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Orlando’s Mayor Leans On Gov. Scott To Approve Sanford-Burnham Deal

Governor Rick Scott and Orlando Mayor Buddy Dyer.

Orlando Mayor Buddy Dyer is urging the governor to approve the University of Florida takeover of Sanford Burnham.

The governor was in town for a press event, where Dyer talked with him about what the state can do to help keep Sanford Burnham in Medical City.

“Well I think the state should approve that,” Dyer said. “That’s what I just chatted with the governor about. Enhancing the University of Florida’s research capabilities in Lake Nona at the Medical City will ultimately be a good thing for Orlando.”

Gov. Rick Scott’s office got new details from UF Thursday.

“I haven’t seen the details,” Scott said. “I know Sanford-Burnham and UF are interested in putting this merger together. My office is working with them to get the details.”

In letters sent to the governor Thursday, UF President Kent Fuchs said without their takeover, there is no viable alternative to keep Sanford-Burnham in Orlando. But their plan requires not just approvals from the governor, the legislature and Central Florida groups involved in the original deal – it would require money.

In specific, $30 million in leftover funding from tax deal that got Sanford Burnham in Orlando. And UF would need that money with no strings attached for job creation – and then they would need $3.7 million per year from the state for operations.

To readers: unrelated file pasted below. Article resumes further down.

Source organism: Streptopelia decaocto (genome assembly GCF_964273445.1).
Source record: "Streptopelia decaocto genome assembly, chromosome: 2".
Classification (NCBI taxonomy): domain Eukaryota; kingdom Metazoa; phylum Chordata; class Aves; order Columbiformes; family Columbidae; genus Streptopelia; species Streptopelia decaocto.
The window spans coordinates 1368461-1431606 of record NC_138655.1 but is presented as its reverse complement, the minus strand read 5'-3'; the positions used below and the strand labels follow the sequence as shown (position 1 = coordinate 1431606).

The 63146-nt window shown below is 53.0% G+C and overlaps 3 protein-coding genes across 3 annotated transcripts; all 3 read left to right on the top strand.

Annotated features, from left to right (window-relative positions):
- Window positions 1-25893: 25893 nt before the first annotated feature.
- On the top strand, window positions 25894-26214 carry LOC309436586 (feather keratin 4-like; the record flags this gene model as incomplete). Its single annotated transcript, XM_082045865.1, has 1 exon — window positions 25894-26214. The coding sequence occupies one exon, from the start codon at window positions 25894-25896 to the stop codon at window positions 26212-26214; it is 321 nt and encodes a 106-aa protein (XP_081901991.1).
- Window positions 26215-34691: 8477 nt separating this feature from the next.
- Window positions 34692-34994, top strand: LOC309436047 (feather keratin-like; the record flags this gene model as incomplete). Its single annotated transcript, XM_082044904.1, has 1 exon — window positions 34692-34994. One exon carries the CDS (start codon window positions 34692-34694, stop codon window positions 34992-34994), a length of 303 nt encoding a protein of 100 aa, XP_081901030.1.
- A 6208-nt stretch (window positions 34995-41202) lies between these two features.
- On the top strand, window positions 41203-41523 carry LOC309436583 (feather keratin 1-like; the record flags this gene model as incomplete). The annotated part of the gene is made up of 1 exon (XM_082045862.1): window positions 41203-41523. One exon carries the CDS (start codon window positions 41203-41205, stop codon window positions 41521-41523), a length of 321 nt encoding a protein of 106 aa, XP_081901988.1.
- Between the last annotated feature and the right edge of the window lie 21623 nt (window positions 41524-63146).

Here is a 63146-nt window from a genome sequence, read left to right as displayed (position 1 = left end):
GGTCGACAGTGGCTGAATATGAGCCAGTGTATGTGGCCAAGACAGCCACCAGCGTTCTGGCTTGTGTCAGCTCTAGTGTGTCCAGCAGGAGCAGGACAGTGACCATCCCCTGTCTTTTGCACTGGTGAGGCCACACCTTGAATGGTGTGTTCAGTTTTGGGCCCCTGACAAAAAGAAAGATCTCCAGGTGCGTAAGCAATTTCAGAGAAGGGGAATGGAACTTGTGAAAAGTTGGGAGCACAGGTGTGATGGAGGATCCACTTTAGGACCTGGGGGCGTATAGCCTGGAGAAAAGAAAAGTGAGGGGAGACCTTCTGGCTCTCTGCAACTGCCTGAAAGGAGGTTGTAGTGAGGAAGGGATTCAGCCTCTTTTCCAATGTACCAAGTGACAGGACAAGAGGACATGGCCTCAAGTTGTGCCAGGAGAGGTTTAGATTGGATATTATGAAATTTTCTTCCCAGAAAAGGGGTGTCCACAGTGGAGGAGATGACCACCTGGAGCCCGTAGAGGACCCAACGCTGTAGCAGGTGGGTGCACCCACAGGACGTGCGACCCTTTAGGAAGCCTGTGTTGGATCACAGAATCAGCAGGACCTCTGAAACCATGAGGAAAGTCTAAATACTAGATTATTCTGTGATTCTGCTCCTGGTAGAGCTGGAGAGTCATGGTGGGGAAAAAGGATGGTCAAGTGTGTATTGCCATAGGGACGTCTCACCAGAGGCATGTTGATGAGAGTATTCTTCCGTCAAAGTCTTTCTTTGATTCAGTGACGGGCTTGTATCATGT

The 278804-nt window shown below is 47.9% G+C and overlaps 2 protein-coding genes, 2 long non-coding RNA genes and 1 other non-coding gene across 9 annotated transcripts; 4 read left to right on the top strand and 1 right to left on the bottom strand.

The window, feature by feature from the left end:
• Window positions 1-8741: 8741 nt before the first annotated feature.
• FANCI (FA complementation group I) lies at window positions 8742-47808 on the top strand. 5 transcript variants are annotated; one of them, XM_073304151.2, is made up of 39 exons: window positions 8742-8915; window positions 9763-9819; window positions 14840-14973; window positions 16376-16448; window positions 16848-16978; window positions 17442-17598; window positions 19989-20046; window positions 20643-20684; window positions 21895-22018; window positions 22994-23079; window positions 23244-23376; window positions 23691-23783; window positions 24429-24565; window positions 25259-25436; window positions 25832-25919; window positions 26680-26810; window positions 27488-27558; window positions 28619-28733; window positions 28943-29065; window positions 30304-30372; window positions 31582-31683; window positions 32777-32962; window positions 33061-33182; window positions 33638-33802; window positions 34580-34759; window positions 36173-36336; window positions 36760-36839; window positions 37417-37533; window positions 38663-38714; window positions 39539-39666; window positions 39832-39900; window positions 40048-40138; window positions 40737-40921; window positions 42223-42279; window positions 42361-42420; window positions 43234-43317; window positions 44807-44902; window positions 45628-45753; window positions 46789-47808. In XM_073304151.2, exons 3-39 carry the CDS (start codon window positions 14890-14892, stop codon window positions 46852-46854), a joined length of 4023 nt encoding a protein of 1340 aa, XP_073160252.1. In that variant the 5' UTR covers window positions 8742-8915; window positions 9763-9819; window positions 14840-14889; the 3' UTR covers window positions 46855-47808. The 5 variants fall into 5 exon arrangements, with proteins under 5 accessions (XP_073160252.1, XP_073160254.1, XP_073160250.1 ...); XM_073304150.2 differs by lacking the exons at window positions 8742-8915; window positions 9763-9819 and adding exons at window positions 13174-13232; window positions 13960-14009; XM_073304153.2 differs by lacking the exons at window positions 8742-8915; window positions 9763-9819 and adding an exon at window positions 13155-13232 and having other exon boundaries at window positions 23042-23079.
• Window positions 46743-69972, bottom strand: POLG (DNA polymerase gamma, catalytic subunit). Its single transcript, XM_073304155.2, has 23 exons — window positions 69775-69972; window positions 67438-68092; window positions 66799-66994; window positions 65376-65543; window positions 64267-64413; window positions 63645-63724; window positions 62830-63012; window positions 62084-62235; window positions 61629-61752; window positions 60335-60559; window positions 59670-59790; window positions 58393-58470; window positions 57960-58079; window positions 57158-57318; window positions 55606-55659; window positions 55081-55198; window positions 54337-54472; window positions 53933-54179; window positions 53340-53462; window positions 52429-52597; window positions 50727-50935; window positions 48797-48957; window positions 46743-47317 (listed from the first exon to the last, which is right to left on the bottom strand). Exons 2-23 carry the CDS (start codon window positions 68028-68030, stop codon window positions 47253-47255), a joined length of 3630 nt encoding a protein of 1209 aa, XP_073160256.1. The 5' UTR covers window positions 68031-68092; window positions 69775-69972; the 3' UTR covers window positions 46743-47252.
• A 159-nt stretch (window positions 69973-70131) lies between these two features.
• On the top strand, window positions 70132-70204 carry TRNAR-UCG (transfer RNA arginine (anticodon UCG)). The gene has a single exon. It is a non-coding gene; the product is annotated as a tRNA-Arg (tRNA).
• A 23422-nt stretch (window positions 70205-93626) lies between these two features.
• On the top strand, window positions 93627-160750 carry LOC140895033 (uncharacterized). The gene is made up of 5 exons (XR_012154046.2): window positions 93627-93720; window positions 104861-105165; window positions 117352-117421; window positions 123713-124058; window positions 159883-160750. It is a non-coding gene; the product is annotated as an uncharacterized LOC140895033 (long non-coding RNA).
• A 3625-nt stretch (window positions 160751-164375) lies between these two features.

In return, UF projects nearly 400 private sector jobs and $58 million in wages added to the economy. In total, UF wrote that they hope to get the initial deal signed by June 30 with Sanford Burnham.

The University wrote that without the deal, there would be no benefit to the state.


WMFE is a partner with Health News Florida, a statewide collaborative reporting on health care.

Health reporting on WMFE is supported in part by AdventHealth.

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Abe Aboraya

About Abe Aboraya

Health Reporter

Abe Aboraya started writing for newspapers in High School. After graduating from the University of Central Florida in 2007, he spent a year traveling and working as a freelance reporter for the Seattle Times and the Seattle Weekly, and working for local news websites in the San Francisco Bay area. Most recently Abe ... Read Full Bio »

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